Photo/IllutrationA variety of food rich in protein and vitamins (Asahi Shimbun file photo)

Japan’s varied diet has been credited by researchers as the major reason the nation ranks as world number one for healthy life expectancy, the number of years that people will enjoy without illness or disability.

A research team led by Hiroshi Shimokata, professor of geriatrics and the head of the Institute of Health and Nutrition of Nagoya University of Arts and Sciences, announced the findings on Aug. 17.

The team assessed the variety of foods in the diets of 137 nations with populations of 1 million or more, based on food supply data published by the United Nations and other sources.

According to the research, Japan had the second highest number of types of food consumed in fiscal 2010, ahead of Spain and beaten only by New Zealand. But Japan came in first for health expectancy, with people expected to remain in good health until 73.6 years old, followed by Spain at 71.9 years and Switzerland and Italy, which both stood at 71.7 years.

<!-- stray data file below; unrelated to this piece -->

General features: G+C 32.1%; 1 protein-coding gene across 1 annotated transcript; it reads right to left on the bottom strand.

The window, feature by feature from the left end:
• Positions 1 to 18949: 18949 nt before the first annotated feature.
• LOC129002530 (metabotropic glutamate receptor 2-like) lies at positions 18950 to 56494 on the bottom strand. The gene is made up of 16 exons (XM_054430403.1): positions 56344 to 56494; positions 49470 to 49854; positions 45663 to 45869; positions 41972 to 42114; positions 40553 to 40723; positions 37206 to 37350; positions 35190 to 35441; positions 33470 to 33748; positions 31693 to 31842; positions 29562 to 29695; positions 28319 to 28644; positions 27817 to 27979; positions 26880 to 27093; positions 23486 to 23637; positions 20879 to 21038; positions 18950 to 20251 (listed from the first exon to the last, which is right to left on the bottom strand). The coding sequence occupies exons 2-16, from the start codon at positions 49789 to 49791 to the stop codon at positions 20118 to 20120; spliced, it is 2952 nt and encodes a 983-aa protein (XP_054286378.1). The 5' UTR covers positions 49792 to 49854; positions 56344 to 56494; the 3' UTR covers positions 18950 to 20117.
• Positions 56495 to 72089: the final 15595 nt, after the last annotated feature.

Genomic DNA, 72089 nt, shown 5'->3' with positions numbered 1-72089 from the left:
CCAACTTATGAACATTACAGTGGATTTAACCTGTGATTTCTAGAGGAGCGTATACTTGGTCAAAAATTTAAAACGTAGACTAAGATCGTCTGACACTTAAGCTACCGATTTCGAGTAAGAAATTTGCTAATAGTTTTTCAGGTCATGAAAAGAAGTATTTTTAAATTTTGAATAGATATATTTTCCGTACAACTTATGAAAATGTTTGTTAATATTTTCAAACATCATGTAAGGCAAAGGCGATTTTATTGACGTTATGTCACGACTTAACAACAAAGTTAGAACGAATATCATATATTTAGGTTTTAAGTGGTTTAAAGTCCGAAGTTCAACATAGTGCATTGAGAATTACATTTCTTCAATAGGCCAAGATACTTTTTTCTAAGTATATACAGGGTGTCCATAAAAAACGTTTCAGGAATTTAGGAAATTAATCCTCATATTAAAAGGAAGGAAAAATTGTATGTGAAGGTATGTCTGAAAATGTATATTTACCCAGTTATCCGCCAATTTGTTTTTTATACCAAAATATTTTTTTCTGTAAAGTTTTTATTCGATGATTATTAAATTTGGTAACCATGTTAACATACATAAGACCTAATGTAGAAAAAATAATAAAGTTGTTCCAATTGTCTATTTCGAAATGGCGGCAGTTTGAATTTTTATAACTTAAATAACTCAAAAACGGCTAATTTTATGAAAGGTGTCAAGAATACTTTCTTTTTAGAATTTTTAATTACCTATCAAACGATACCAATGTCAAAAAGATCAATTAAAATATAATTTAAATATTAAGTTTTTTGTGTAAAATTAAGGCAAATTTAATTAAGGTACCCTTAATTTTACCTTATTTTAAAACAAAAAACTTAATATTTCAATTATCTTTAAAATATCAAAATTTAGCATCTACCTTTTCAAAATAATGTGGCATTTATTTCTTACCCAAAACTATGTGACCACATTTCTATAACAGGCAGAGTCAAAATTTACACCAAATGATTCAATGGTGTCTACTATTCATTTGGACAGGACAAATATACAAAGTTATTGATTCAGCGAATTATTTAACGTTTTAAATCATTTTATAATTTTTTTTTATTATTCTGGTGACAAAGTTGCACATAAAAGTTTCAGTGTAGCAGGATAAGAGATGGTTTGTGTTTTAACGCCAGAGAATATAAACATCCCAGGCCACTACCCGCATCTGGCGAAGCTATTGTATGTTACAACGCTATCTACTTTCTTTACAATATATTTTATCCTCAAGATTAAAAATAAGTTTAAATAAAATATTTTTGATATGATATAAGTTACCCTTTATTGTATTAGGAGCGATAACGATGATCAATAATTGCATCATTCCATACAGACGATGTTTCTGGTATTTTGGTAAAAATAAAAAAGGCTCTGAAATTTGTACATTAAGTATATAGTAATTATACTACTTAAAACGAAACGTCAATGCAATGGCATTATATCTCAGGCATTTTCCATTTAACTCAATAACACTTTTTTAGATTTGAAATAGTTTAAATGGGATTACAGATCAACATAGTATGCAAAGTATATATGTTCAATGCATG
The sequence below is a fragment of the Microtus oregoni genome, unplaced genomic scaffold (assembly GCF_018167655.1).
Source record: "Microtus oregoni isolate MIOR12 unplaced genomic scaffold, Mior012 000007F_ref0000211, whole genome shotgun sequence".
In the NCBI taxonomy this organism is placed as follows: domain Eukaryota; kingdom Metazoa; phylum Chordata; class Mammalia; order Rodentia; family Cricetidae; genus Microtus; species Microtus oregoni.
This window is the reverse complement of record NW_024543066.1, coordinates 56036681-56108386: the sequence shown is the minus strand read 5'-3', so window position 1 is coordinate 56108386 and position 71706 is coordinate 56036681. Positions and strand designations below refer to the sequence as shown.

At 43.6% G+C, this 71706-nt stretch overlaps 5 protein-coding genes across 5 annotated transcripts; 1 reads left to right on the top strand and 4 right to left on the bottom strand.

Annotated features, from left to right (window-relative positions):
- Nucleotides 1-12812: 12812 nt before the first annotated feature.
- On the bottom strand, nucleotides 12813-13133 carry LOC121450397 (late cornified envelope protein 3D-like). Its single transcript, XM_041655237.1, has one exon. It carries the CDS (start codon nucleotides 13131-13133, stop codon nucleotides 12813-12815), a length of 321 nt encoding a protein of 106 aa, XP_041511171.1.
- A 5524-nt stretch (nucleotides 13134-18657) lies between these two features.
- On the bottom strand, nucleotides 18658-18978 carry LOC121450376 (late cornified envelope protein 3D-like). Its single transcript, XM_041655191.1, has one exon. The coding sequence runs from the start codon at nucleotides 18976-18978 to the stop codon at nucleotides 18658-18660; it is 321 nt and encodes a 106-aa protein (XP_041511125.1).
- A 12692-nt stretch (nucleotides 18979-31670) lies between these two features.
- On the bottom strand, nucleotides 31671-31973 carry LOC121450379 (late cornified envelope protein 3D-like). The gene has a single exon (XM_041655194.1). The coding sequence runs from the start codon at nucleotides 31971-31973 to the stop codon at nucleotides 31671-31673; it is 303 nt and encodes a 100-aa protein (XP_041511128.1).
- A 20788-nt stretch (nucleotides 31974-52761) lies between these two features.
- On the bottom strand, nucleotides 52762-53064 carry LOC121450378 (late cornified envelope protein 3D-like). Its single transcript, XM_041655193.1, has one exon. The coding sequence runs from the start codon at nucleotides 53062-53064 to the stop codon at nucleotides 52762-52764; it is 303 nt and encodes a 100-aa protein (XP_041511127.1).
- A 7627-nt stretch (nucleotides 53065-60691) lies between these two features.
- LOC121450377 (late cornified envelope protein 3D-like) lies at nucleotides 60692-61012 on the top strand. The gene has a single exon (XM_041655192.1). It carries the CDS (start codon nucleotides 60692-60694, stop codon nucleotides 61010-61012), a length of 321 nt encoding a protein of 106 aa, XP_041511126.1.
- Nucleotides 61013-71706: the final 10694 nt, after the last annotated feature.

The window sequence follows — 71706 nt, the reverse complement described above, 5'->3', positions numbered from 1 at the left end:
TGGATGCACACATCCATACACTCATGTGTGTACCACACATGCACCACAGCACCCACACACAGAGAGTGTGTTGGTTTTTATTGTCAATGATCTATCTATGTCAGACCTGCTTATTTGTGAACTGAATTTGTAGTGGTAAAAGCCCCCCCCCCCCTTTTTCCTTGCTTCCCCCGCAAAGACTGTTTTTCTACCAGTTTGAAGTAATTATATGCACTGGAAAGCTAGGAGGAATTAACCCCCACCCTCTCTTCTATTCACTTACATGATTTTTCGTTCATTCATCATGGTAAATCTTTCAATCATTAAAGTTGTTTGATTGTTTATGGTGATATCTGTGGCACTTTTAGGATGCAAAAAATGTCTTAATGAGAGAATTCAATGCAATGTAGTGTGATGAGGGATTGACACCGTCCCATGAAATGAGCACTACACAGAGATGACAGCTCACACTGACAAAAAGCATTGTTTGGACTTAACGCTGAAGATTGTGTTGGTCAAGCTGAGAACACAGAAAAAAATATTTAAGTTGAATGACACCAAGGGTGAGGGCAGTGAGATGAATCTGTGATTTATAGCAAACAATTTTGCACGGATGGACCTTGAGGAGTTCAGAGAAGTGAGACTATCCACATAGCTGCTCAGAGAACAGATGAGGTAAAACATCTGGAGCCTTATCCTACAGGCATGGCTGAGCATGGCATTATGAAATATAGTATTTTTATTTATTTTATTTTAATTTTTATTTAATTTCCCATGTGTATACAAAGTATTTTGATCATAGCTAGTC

“When there is less variety in people’s diets, the nutrients they take in also tend to be fewer in variety,” said Shimokata. “I assume eating a wide variety of foods leads to intake of a sufficient amount of all the required nutrients, thus preventing the development of diseases.”

Healthy life expectancy for each country in this research was calculated from data on life expectancy and disability-adjusted life years for the period between 1995 and 2010.

The research team’s figures on diet showed that the wider variety of food a country has generally corresponds with more healthy years its people will enjoy.

Also, nations with a wide variety of food tend to have fewer "unfit" years in their life years that is the difference between life expectancy and health expectancy. Japanese have the third fewest unfit years.